Researchers have been able to prove for the first time that our 'gut instinct' has a significant impact on how we react to fear.
A gut feeling is a personal, intuitive feeling or response. It is the same feeling that your stomach is tying itself in knots and heart beating faster when faced with a long deserted road while driving or sound of footsteps as you walk alone in the dark. The fear often lurks in the gut. We often say or hear people say things like “I have a gut feeling that something bad is going to happen,” “My gut reaction is that we should hire Rishi for the job.” But is how true and reliable is this gut feeling?
Real or not, the phenomenon sure does shape our fears. Researchers have substantiated that our gut feeling has a huge role to play in our reaction towards fear. It’s not just the brain that controls our abdominal cavity processes; the stomach also signals back to the brain. This is why we feel those stomach-churning sensations of being in a scary situation, waking up in the middle of the night and realizing we are not alone.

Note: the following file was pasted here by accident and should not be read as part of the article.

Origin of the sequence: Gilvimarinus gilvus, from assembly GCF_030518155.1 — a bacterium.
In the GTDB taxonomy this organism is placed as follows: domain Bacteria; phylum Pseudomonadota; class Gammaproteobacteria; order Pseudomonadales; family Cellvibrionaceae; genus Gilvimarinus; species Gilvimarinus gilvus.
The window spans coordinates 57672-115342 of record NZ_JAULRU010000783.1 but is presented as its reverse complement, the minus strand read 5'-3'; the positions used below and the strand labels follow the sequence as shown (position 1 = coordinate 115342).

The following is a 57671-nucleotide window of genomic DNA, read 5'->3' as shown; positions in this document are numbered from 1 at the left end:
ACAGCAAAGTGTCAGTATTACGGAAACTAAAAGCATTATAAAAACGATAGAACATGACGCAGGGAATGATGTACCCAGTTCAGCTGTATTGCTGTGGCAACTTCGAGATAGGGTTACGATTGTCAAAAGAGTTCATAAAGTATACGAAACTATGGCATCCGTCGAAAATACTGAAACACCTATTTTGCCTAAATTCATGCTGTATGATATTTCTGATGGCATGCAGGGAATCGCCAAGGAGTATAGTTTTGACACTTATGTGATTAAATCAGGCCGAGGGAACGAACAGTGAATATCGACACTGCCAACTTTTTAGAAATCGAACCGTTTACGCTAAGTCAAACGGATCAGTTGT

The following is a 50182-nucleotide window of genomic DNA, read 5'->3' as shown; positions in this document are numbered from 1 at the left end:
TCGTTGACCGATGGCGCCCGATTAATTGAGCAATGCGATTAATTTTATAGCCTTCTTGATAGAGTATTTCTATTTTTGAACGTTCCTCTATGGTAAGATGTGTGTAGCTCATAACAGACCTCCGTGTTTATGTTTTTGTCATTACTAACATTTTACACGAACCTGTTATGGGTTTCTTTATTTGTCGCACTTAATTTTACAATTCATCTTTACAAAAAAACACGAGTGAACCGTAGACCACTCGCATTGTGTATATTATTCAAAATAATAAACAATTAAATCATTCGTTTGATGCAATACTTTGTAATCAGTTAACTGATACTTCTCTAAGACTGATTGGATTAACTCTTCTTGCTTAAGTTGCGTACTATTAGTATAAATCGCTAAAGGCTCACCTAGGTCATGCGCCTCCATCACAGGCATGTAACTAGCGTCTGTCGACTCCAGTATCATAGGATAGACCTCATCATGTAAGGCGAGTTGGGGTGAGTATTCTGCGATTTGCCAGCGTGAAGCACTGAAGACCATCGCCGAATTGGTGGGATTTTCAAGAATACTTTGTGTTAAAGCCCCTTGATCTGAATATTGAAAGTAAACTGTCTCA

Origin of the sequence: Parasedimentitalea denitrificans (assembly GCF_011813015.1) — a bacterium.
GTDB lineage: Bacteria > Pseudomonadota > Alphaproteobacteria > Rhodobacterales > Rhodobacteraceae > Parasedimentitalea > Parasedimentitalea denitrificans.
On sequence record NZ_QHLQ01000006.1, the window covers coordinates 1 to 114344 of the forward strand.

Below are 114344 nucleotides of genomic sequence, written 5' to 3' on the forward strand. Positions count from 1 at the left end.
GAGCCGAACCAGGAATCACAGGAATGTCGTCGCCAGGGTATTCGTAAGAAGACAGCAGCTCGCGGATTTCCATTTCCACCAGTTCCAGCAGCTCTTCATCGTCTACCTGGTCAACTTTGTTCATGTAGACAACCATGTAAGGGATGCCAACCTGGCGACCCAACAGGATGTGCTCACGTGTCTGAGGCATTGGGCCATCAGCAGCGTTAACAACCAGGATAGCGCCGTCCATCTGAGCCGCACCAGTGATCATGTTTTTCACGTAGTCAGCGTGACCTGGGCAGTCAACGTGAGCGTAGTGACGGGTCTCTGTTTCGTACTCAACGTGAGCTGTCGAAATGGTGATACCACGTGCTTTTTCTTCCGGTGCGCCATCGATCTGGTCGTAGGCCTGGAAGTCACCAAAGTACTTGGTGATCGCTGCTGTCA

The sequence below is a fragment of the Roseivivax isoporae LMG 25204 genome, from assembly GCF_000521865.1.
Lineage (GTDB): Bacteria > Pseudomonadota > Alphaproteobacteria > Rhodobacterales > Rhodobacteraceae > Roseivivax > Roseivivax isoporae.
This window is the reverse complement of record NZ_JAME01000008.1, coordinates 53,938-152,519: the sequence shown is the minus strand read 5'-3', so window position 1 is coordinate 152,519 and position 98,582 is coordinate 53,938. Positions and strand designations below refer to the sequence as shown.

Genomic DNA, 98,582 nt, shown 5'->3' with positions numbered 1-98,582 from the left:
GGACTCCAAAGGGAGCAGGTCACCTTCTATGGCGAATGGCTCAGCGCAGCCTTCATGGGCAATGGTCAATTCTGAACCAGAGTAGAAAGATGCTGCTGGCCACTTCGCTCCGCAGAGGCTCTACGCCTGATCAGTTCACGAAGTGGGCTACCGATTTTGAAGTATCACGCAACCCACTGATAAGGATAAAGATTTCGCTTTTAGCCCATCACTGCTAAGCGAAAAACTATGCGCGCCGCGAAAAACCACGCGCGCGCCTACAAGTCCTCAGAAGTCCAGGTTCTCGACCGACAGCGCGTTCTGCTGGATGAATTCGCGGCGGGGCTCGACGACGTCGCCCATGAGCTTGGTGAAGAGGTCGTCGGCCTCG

Researchers tested rats and found that gut feeling is more than just a by-product of fear; signals sent from the gut to the brain actually drive key elements of the fear response.
When the link was severed, animals became less wary of open spaces and bright lights.
"The innate response to fear appears to be influenced significantly by signals sent from the stomach to the brain," said Dr Urs Meyer, from Swiss science institute ETH Zurich. Innate and conditioned fears involve different signalling systems in the brain. Closer investigation showed that the loss of signals from the abdomen altered the production of certain neurotransmitter messaging chemicals in the brain.
"We were able to show for the first time that the selective interruption of the signal path from the stomach to the brain changed complex behavioural patterns," Dr Meyer said. Scientists believe that the work might have important implications for treating people with Post Traumatic Stress Disorder.
These findings are also of interest to the field of psychiatry, as post-traumatic stress disorder (PTSD), for example, is linked to the association of neutral stimuli with fear triggered by extreme experiences, researchers said. Stimulation of the vagus nerve could help people with PTSD to once more associate the triggering stimuli with neutral experiences. Vagus nerve stimulation is already used today to treat epilepsy and, in some cases, depression.
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